Maranatha students who entered the gymnasium for chapel at the conclusion of spring break were surprised to discover that the west wall had been painted tan and the stage had a new decorative oak frame.
It was a big project that had resulted in a big improvement.
“Before, it was just a hole in the wall,” technical director James Wright said of the stage, “but now it’s actually framed and defined.”
Planning for the project began in January of 2010 when plans were being made for Dr. Marty Marriott’s installation as College president.
“The question was ‘How do you make a dignified event happen in the gym?’ ” explained Dr. Jeff Crum. “The solution was to focus the attention on the stage to make the walls and other gym equipment disappear.”
To make that happen, Facilities Management carpenter John Maxfield designed and built a custom oak frame to fit the stage opening, including an oak veneer plywood centerpiece featuring Maranatha’s motto, To the Praise of His Glory. Maxfield worked 10-hour days without interruption to complete the frame’s installation during spring break. The stage crew painted about 1,800 square feet of the wall tan.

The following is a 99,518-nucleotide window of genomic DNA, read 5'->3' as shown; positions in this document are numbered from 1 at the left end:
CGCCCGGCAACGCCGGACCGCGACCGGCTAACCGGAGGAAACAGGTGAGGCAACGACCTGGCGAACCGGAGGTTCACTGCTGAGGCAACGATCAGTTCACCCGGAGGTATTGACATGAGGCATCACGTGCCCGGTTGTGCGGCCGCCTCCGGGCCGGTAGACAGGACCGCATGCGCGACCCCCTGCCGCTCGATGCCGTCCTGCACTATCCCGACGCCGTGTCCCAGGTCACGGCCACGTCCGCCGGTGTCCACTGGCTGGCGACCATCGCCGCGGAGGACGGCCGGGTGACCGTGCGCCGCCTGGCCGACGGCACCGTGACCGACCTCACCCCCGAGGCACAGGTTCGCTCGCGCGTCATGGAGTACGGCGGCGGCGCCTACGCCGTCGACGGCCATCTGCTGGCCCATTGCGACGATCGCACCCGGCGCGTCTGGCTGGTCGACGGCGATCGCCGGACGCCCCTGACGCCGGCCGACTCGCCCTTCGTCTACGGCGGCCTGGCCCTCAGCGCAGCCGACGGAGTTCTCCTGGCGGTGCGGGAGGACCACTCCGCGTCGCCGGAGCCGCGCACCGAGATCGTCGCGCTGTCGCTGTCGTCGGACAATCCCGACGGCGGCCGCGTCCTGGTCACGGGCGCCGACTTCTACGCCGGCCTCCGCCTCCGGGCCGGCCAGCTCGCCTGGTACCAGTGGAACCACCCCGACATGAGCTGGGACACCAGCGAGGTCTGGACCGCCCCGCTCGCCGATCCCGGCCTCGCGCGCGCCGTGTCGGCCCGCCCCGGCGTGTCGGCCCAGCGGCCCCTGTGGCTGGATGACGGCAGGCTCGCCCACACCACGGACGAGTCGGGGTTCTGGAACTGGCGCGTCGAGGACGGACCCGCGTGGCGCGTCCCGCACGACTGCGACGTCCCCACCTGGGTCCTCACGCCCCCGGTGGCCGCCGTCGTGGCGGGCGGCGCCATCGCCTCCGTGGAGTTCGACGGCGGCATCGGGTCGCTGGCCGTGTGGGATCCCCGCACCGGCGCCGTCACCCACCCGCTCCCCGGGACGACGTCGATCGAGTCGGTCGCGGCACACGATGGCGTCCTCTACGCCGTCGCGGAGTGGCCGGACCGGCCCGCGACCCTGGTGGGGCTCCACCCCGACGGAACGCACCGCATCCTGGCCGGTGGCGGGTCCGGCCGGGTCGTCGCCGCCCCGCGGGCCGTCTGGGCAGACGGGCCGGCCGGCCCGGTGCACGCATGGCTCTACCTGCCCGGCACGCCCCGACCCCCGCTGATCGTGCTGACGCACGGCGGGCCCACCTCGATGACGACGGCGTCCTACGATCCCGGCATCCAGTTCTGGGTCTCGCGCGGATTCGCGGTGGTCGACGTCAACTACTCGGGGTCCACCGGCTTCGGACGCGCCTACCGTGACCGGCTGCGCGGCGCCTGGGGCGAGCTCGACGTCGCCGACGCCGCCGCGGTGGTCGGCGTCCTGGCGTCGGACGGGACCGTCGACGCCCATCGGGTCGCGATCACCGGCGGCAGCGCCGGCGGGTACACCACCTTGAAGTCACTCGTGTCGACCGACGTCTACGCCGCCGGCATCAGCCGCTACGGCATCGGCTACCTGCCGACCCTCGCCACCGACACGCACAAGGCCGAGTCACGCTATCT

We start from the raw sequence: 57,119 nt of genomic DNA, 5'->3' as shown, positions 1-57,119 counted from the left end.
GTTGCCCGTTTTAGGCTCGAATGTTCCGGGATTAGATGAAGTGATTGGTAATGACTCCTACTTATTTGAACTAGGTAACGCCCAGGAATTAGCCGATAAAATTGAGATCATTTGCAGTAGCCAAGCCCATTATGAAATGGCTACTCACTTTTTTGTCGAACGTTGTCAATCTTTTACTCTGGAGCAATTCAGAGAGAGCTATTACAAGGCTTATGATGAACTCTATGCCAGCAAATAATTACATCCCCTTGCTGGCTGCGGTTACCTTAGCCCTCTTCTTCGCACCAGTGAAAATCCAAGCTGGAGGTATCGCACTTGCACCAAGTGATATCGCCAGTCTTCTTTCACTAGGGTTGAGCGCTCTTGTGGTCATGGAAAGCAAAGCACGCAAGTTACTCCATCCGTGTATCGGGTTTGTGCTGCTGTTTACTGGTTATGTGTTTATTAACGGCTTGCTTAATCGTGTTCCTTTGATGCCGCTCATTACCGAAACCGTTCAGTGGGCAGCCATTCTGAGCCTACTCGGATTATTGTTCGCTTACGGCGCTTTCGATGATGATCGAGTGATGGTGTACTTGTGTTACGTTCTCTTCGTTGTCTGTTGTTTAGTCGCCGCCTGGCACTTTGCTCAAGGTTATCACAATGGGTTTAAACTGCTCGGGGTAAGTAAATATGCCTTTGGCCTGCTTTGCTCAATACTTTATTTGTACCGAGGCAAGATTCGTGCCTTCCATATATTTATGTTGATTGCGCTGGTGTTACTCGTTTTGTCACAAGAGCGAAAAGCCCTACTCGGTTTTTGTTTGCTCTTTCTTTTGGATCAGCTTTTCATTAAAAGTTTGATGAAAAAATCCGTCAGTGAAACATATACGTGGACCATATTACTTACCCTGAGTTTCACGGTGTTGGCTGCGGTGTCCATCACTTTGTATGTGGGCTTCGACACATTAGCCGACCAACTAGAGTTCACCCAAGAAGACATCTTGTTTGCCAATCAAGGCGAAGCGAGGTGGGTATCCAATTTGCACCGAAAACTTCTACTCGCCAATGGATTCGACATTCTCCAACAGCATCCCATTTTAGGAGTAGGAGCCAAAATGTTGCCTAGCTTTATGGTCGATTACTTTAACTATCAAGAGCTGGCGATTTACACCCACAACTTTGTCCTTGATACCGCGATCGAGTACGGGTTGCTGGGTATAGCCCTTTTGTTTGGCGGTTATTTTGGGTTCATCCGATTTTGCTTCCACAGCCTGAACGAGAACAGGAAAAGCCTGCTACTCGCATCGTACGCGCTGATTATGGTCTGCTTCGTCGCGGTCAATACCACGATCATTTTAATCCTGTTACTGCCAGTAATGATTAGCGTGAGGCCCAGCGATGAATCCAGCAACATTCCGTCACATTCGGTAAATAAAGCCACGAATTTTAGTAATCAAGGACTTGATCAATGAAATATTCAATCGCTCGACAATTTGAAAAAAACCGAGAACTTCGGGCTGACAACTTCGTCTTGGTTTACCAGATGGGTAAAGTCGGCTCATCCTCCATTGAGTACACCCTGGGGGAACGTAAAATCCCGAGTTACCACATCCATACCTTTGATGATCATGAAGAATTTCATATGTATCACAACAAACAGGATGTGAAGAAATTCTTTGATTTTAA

Maxfield said he used a design that was similar to small columns he had constructed in former Maranatha faculty member Bob Radford’s house. The gymnasium columns are 18 feet tall, and the span is 42 feet, 6 inches. Maxfield and graduate assistant Andrew Solarek installed the finished product.
“I wasn’t overwhelmed,” Maxfield said. “It was similar to other projects I had done, just much bigger. I was able to build it in my head first, then on paper. Nothing got torn up during the process, so none of the wood had to be thrown away.”
In addition to the frame, two 10-by-14-foot screens now flank the stage, accompanied by hanging projectors with eight times the power of the old projector. The old screen has been moved to the back of the gym, enabling it to function as a confidence monitor for chapel speakers.
The new frame and screens gave the gym a classier appearance and added to the dignity of the May 4 Commencement.
“When people walk in, they see an auditorium rather than a gym with a stage,” Wright said. “The big thing with the proscenium (the portion of the stage in front of the curtain) is that it focuses the audience. From the production point of view, it means that the sets have to cater to the frame, not the stage.”
Because dramatic productions will now have to coordinate with the frame, Wright says he believes future sets will have a better sense of coherency. The recent college musical Anne of Green Gables began the new era of Maranatha set construction, requiring a set redesign because the stage opening is now four inches lower. Although the original set design called for an intricate set of green gables around the stage opening, Wright opted for a simpler accent atop the centerpiece.
“I love that Maranatha’s motto is right above the stage itself,” said sound technician Krista Landis. “It’s a constant reminder that anything that takes place on this stage should be for His glory and His glory alone.”
–By Deb Lew